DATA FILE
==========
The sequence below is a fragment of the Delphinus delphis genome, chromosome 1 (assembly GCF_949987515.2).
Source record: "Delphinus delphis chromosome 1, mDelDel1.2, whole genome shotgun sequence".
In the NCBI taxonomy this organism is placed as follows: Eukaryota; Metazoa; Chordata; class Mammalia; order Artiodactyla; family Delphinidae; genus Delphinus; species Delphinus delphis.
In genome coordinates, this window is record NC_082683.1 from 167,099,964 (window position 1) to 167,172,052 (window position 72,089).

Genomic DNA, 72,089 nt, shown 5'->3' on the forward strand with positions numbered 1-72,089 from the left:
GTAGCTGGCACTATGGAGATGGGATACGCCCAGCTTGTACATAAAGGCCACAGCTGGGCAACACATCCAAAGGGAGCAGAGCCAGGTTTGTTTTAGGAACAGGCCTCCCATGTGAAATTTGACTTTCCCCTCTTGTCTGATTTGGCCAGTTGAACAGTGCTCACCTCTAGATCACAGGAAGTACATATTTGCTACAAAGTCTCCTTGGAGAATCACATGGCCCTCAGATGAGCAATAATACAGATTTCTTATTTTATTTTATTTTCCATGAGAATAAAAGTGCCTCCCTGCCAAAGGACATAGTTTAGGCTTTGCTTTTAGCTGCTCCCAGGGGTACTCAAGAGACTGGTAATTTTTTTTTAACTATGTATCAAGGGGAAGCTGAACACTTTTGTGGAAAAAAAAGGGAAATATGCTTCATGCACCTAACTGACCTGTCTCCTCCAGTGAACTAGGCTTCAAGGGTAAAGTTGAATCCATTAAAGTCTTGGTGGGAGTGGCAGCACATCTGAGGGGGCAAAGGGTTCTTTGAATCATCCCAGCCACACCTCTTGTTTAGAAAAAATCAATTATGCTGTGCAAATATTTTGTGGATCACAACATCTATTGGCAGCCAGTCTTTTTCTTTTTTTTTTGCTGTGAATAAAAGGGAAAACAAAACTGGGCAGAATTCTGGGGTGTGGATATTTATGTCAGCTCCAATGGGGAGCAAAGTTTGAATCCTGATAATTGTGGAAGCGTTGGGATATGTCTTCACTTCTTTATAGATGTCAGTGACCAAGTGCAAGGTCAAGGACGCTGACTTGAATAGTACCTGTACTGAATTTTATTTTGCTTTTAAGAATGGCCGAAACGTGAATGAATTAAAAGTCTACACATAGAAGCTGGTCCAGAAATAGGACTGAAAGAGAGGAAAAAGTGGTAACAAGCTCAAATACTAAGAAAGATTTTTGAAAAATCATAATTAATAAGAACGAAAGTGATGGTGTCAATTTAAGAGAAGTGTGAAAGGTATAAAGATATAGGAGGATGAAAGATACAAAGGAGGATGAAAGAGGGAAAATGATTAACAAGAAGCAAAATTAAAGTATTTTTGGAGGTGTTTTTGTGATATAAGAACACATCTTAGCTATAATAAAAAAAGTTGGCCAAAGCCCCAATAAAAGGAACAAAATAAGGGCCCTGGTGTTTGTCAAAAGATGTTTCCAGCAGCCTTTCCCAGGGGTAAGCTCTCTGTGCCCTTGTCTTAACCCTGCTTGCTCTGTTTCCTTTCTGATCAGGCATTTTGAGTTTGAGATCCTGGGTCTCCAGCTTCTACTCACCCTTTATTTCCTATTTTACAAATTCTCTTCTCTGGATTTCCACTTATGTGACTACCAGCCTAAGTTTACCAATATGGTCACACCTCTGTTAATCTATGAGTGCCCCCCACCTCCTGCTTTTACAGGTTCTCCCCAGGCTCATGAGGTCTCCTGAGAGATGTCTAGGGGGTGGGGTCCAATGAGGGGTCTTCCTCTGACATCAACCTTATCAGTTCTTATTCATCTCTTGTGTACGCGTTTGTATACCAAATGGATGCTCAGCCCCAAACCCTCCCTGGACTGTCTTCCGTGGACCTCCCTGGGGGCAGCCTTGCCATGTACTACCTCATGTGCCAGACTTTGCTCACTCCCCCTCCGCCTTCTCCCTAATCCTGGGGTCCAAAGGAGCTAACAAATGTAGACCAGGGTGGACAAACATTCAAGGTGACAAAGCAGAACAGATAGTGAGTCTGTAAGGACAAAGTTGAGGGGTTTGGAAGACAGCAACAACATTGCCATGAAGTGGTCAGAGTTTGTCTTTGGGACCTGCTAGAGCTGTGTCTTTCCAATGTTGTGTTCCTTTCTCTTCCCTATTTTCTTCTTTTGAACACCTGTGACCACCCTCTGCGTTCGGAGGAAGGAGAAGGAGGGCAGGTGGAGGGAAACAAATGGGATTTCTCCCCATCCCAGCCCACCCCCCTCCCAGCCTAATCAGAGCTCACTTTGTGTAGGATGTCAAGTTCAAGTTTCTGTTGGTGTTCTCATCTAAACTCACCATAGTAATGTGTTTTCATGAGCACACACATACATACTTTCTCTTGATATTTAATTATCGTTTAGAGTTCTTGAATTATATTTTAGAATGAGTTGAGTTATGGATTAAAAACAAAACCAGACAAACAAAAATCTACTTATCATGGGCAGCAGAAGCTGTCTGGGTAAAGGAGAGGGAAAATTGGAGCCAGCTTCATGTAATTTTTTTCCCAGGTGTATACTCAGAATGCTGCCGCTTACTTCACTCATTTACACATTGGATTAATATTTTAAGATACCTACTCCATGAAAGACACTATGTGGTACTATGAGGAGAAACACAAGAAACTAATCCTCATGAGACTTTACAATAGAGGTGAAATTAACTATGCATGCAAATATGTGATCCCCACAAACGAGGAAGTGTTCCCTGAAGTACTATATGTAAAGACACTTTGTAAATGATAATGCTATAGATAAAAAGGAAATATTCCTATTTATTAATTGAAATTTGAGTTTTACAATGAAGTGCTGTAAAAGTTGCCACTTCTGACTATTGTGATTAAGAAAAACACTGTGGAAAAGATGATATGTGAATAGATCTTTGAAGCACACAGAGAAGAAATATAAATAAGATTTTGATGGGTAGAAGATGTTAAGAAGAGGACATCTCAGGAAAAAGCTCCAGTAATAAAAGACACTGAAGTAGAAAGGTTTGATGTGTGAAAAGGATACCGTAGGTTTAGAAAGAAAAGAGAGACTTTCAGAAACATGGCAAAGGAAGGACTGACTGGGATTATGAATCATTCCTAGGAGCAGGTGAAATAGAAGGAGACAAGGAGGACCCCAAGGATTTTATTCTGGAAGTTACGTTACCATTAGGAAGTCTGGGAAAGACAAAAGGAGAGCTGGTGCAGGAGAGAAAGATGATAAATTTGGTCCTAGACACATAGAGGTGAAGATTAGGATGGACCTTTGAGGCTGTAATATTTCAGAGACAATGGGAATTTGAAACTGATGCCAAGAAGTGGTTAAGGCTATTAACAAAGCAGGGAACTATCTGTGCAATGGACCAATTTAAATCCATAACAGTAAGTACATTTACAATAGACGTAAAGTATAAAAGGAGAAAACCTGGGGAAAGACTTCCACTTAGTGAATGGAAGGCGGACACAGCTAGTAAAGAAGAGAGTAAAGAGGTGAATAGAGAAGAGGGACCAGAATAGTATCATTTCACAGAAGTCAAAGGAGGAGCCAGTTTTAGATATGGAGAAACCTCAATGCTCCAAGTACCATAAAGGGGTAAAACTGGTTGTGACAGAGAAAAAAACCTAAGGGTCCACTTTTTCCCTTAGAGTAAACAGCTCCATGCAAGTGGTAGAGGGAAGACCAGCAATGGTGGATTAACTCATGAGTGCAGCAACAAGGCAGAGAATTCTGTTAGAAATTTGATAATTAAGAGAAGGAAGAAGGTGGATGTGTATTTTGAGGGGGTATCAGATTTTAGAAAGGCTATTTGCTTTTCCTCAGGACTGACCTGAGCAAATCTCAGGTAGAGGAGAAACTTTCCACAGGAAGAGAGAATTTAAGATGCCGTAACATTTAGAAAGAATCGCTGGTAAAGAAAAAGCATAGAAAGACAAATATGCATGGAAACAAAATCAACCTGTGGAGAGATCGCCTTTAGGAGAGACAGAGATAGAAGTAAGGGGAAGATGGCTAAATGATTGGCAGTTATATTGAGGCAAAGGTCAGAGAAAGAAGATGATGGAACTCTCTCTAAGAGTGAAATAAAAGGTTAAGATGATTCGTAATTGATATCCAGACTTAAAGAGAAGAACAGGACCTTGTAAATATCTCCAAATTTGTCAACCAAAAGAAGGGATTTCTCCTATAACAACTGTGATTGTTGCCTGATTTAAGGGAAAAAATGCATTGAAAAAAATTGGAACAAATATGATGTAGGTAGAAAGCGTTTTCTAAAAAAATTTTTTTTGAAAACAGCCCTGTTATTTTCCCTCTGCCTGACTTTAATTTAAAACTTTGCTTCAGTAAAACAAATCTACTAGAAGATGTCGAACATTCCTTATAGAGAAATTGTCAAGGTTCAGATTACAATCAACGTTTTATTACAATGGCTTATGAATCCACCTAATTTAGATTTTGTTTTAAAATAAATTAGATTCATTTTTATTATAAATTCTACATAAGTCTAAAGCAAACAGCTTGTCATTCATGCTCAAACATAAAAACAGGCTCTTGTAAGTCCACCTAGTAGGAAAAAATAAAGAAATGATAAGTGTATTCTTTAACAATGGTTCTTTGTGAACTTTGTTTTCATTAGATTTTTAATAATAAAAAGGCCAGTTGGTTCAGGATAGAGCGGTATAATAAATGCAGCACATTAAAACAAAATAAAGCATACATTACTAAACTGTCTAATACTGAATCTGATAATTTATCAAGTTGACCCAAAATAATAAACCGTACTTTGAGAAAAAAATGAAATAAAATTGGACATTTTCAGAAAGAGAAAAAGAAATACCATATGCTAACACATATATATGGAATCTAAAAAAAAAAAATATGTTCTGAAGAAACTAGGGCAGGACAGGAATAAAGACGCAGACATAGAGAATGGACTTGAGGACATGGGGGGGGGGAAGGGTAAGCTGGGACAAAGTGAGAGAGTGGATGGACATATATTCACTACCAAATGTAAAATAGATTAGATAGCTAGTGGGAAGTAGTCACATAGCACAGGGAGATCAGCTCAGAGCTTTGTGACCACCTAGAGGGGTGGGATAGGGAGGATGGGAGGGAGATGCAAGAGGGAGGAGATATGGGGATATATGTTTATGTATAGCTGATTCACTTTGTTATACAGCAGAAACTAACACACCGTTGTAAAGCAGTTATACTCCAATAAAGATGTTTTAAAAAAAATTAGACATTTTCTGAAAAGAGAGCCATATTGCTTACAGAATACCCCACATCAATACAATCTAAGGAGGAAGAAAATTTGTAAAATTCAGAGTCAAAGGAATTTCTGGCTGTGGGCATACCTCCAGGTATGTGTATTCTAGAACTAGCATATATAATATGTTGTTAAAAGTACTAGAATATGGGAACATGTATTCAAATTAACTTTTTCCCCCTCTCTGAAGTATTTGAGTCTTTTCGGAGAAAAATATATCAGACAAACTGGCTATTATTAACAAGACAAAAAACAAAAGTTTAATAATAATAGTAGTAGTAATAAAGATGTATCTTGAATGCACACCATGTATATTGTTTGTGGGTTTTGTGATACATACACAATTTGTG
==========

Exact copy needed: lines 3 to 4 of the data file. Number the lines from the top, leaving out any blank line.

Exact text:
In the NCBI taxonomy this organism is placed as follows: Eukaryota; Metazoa; Chordata; class Mammalia; order Artiodactyla; family Delphinidae; genus Delphinus; species Delphinus delphis.
In genome coordinates, this window is record NC_082683.1 from 167,099,964 (window position 1) to 167,172,052 (window position 72,089).